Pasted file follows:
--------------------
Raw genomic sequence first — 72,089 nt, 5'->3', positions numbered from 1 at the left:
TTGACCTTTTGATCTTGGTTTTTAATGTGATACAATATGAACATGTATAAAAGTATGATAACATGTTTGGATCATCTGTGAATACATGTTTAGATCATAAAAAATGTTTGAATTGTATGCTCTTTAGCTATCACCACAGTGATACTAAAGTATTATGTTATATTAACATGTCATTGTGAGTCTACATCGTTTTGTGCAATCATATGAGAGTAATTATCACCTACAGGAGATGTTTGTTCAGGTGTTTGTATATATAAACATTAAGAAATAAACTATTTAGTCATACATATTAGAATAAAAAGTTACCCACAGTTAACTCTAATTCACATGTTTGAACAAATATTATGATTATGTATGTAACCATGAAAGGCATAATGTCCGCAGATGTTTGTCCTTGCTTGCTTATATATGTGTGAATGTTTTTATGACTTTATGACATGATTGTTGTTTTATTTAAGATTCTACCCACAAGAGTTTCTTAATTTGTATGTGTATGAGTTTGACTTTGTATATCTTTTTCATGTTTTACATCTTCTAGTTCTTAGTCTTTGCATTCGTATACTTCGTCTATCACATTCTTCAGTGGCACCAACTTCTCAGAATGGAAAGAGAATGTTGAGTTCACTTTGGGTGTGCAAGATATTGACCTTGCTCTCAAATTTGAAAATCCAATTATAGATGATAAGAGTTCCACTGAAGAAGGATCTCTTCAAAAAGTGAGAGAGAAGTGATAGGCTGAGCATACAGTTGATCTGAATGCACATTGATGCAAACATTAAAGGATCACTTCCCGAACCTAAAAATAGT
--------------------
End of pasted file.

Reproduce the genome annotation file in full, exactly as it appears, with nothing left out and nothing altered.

Raw genomic sequence first — 72,089 nt, 5'->3', positions numbered from 1 at the left:
TTGACCTTTTGATCTTGGTTTTTAATGTGATACAATATGAACATGTATAAAAGTATGATAACATGTTTGGATCATCTGTGAATACATGTTTAGATCATAAAAAATGTTTGAATTGTATGCTCTTTAGCTATCACCACAGTGATACTAAAGTATTATGTTATATTAACATGTCATTGTGAGTCTACATCGTTTTGTGCAATCATATGAGAGTAATTATCACCTACAGGAGATGTTTGTTCAGGTGTTTGTATATATAAACATTAAGAAATAAACTATTTAGTCATACATATTAGAATAAAAAGTTACCCACAGTTAACTCTAATTCACATGTTTGAACAAATATTATGATTATGTATGTAACCATGAAAGGCATAATGTCCGCAGATGTTTGTCCTTGCTTGCTTATATATGTGTGAATGTTTTTATGACTTTATGACATGATTGTTGTTTTATTTAAGATTCTACCCACAAGAGTTTCTTAATTTGTATGTGTATGAGTTTGACTTTGTATATCTTTTTCATGTTTTACATCTTCTAGTTCTTAGTCTTTGCATTCGTATACTTCGTCTATCACATTCTTCAGTGGCACCAACTTCTCAGAATGGAAAGAGAATGTTGAGTTCACTTTGGGTGTGCAAGATATTGACCTTGCTCTCAAATTTGAAAATCCAATTATAGATGATAAGAGTTCCACTGAAGAAGGATCTCTTCAAAAAGTGAGAGAGAAGTGATAGGCTGAGCATACAGTTGATCTGAATGCACATTGATGCAAACATTAAAGGATCACTTCCCGAACCTAAAAATAGT